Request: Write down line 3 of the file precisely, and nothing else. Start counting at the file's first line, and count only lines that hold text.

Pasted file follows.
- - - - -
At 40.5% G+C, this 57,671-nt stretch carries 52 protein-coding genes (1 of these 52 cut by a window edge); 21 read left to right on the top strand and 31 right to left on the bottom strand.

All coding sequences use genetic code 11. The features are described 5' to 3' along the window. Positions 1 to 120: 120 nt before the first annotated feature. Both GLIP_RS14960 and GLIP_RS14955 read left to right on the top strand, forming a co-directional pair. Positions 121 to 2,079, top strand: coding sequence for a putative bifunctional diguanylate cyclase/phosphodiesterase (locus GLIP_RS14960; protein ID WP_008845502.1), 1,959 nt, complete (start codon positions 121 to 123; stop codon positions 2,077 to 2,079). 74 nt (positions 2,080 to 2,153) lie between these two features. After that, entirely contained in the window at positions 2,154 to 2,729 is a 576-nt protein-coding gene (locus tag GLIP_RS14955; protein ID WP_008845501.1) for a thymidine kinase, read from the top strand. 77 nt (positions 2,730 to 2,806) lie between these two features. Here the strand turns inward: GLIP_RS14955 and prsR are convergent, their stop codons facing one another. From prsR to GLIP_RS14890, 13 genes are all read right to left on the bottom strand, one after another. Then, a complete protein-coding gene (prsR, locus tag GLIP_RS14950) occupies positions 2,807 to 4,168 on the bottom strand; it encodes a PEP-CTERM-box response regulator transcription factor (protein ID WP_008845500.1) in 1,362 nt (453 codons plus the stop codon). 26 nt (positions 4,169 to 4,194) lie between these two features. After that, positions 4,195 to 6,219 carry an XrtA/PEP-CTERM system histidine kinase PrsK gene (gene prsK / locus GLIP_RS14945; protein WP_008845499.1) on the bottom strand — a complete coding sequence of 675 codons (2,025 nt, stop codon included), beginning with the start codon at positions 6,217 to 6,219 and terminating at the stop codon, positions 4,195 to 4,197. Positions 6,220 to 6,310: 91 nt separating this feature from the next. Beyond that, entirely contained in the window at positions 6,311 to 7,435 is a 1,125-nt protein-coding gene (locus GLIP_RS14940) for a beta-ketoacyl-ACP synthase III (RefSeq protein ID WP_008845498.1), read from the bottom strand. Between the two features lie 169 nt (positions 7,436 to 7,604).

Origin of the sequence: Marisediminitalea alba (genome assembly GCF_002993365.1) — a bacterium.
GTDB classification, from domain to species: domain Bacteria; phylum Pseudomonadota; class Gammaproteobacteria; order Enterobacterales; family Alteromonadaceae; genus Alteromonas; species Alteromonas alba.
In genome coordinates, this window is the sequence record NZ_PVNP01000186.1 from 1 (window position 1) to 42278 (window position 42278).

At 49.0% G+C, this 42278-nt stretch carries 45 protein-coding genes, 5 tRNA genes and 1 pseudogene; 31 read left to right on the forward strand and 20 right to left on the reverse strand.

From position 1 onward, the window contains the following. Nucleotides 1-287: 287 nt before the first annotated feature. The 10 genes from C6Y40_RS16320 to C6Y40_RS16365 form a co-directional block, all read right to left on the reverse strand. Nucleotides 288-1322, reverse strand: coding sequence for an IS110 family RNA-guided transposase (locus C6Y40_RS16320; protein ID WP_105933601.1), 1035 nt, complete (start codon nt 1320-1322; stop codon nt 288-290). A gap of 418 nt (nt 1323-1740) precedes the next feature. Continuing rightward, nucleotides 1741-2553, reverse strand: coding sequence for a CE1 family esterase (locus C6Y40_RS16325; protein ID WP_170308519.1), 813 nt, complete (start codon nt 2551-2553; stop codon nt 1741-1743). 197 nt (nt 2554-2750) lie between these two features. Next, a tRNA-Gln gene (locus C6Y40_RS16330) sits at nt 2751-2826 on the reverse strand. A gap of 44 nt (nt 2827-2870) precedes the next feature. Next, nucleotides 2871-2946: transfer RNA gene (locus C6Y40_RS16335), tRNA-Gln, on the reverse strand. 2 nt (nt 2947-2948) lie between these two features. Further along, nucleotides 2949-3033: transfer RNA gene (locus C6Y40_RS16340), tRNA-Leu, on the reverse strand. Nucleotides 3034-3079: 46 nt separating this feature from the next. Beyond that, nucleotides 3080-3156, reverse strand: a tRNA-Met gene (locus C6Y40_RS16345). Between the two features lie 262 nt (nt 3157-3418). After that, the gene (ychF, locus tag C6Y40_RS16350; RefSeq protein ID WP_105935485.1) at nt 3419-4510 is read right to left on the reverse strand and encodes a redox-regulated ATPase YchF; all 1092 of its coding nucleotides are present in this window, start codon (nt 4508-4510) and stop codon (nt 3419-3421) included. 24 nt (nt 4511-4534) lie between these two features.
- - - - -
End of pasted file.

Origin of the sequence: Marisediminitalea alba (genome assembly GCF_002993365.1) — a bacterium.